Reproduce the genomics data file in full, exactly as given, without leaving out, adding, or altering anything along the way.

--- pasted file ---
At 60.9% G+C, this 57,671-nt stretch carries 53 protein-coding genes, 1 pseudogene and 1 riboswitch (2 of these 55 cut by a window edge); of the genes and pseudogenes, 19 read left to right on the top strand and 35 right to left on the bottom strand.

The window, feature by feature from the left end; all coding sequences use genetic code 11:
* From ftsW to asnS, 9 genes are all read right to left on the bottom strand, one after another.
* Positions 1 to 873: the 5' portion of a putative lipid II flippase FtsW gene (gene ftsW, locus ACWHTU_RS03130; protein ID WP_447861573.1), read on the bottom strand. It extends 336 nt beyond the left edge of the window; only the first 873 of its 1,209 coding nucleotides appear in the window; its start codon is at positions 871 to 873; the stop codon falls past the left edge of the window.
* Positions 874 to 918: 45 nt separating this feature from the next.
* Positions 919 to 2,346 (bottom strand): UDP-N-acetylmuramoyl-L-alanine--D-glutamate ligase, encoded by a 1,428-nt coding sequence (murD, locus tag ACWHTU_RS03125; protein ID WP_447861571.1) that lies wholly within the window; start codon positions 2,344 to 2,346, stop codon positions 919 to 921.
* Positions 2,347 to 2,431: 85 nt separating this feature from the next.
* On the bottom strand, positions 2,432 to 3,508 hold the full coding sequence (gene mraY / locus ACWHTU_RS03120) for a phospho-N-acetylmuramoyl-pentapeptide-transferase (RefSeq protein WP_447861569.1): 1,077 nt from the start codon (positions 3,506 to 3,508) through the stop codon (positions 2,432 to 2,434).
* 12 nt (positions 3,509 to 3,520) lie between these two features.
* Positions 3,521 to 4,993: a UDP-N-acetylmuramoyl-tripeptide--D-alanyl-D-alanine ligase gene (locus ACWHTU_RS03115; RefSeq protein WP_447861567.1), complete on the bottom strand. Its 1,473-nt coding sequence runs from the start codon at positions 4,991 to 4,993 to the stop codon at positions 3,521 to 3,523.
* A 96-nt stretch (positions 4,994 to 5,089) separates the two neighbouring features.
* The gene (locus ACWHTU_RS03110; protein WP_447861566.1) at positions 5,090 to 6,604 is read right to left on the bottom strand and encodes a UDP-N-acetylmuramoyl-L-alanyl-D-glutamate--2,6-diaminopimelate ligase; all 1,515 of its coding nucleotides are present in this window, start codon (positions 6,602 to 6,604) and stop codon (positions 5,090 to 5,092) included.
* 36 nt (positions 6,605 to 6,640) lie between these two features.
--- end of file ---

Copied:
At 60.9% G+C, this 57,671-nt stretch carries 53 protein-coding genes, 1 pseudogene and 1 riboswitch (2 of these 55 cut by a window edge); of the genes and pseudogenes, 19 read left to right on the top strand and 35 right to left on the bottom strand.

The window, feature by feature from the left end; all coding sequences use genetic code 11:
* From ftsW to asnS, 9 genes are all read right to left on the bottom strand, one after another.
* Positions 1 to 873: the 5' portion of a putative lipid II flippase FtsW gene (gene ftsW, locus ACWHTU_RS03130; protein ID WP_447861573.1), read on the bottom strand. It extends 336 nt beyond the left edge of the window; only the first 873 of its 1,209 coding nucleotides appear in the window; its start codon is at positions 871 to 873; the stop codon falls past the left edge of the window.
* Positions 874 to 918: 45 nt separating this feature from the next.
* Positions 919 to 2,346 (bottom strand): UDP-N-acetylmuramoyl-L-alanine--D-glutamate ligase, encoded by a 1,428-nt coding sequence (murD, locus tag ACWHTU_RS03125; protein ID WP_447861571.1) that lies wholly within the window; start codon positions 2,344 to 2,346, stop codon positions 919 to 921.
* Positions 2,347 to 2,431: 85 nt separating this feature from the next.
* On the bottom strand, positions 2,432 to 3,508 hold the full coding sequence (gene mraY / locus ACWHTU_RS03120) for a phospho-N-acetylmuramoyl-pentapeptide-transferase (RefSeq protein WP_447861569.1): 1,077 nt from the start codon (positions 3,506 to 3,508) through the stop codon (positions 2,432 to 2,434).
* 12 nt (positions 3,509 to 3,520) lie between these two features.
* Positions 3,521 to 4,993: a UDP-N-acetylmuramoyl-tripeptide--D-alanyl-D-alanine ligase gene (locus ACWHTU_RS03115; RefSeq protein WP_447861567.1), complete on the bottom strand. Its 1,473-nt coding sequence runs from the start codon at positions 4,991 to 4,993 to the stop codon at positions 3,521 to 3,523.
* A 96-nt stretch (positions 4,994 to 5,089) separates the two neighbouring features.
* The gene (locus ACWHTU_RS03110; protein WP_447861566.1) at positions 5,090 to 6,604 is read right to left on the bottom strand and encodes a UDP-N-acetylmuramoyl-L-alanyl-D-glutamate--2,6-diaminopimelate ligase; all 1,515 of its coding nucleotides are present in this window, start codon (positions 6,602 to 6,604) and stop codon (positions 5,090 to 5,092) included.
* 36 nt (positions 6,605 to 6,640) lie between these two features.